3. She Taught Me the Importance of Getting Plenty of sleep.  Help your kids understand that they really should go to bed because they will happier and healthier for it.  It may take 15 years for this to sink in, but I was one of the few college students in bed by 10:00 every night and that was the peak of my optimistic years.  It's hard to be upbeat if you don't get enough sleep.
  4. What's the worst-case scenario?  I remember when I would get a B when I thought I deserved an A.  For some reason, I thought it was literally the end of the world and I remember being so angry.  But then my Mom made me realize that it wasn't going to prevent me from getting into a good college or getting a good job one day.  The worst-case scenario is a slightly lower overall GPA so when you look at it like that, it's easier to stomach disappointment and move on.
  5. This too shall pass.  This was my grandpa's favorite saying and it's very true.  No matter how many friends are mad at you or how upset you are that you missed the last shot to win the game, within a few weeks, all will be forgotten and there will be a new drama.  This too shall pass.  I said it constantly to myself when my kids were waking up every 15 minutes.  At age 9 months.  And it did pass, Thank God!
  6. Appreciate good moments when you find them.  When you do find yourself sitting outside on a beautiful day, take a moment to breathe deeply and appreciate the moment.  If someone does something nice for you, take the time to realize how lucky you are to have someone in your life who cares about you.  These are the moments that will carry you through when you're sad.
So, that day, I began teaching my daughter to be an Optimist.  We played The Happy Game.  It took my daughter almost 15 minutes to grasp it and I had to work hard not to get frustrated with her.  The game went like this:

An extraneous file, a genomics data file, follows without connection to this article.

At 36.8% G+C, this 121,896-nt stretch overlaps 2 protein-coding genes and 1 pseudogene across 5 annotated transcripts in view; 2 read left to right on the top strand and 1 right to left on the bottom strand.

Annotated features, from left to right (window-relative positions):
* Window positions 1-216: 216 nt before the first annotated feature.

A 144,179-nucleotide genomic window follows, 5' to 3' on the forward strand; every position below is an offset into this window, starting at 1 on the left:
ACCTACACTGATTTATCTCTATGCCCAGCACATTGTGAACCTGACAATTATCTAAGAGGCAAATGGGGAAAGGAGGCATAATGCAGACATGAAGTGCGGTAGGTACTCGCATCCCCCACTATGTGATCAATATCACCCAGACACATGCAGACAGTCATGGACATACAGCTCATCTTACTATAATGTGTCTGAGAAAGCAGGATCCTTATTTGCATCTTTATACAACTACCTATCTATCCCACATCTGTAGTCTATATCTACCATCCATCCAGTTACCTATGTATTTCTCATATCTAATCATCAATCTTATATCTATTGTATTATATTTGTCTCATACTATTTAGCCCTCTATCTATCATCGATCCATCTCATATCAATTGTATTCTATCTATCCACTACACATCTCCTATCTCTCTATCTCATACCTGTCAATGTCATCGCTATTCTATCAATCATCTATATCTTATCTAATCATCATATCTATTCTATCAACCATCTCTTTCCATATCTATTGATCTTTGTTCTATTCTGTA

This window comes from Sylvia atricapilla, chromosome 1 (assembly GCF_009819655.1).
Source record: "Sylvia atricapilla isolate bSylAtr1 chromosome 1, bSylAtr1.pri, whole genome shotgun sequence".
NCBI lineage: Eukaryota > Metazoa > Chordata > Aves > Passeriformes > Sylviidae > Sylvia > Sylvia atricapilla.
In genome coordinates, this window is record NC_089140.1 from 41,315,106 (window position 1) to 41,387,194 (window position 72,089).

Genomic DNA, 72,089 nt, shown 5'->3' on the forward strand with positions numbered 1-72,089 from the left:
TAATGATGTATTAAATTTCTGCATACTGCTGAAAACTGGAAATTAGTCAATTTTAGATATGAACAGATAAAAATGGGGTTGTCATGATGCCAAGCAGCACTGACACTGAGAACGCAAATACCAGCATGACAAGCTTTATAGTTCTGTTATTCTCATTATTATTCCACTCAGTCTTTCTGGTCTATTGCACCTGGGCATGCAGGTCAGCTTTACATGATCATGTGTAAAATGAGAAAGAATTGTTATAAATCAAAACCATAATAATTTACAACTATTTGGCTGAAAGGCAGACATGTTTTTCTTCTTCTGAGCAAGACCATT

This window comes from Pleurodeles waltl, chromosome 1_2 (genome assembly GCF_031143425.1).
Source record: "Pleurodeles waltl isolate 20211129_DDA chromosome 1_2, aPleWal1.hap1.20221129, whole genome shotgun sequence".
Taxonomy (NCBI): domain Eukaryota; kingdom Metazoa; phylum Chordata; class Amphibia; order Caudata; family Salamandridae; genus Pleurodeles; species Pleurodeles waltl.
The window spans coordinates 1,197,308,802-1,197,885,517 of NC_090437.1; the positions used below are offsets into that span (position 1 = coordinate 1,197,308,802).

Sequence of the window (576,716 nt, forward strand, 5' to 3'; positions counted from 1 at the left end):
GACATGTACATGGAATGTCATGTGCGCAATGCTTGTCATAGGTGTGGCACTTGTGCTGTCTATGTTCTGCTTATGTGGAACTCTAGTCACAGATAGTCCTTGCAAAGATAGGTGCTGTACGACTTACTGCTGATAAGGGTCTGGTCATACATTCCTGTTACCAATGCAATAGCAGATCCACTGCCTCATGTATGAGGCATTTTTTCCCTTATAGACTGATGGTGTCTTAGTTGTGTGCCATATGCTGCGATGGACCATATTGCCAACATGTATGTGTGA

Me:  "Let's play the happy game!  I'll go first.  It makes me happy when I wake up and see the sun shining.  Your turn!"
Munchkin Girl: "Nothing makes me happy.  I just want Lily!"  (This is the doll she left at her grandparents)
Me:  "I'm sure you'll think of something.  I'll go again.  It makes me happy when I get to see my kiddos laughing about something.  Your turn!"
Munchkin Girl: "I still want Lily!"
Me: "Okay, I'll go again.  It makes me happy when I get to hang out with my brothers.  Your turn!"

It went on like this for awhile until she finally caved and started playing.  By the end of the drive we were laughing and she had forgotten to whine.  Of course, this one game didn't cure her for life, and I fully realize that this will be a life-long process, but she already she has started asking to play the Happy Game when we get in the car or when she's sad.  And that alone makes me a very happy Mommy.


    I hope you enjoyed this post!  Thanks for visiting!  I hope you will consider buying my newly-released book, The Happy Mommy Handbook: The Ultimate How-to Guide on Keeping Your Toddlers and Preschoolers Busy, Out of Trouble and Motivated to Learn.  .  The reviews have been very positive and you can even download the first chapter on your Kindle for free! Please visit Amazon to read all the reviews and find out more.  Thanks so much to everyone who has already bought the book.  I can't tell you how much I appreciate it!!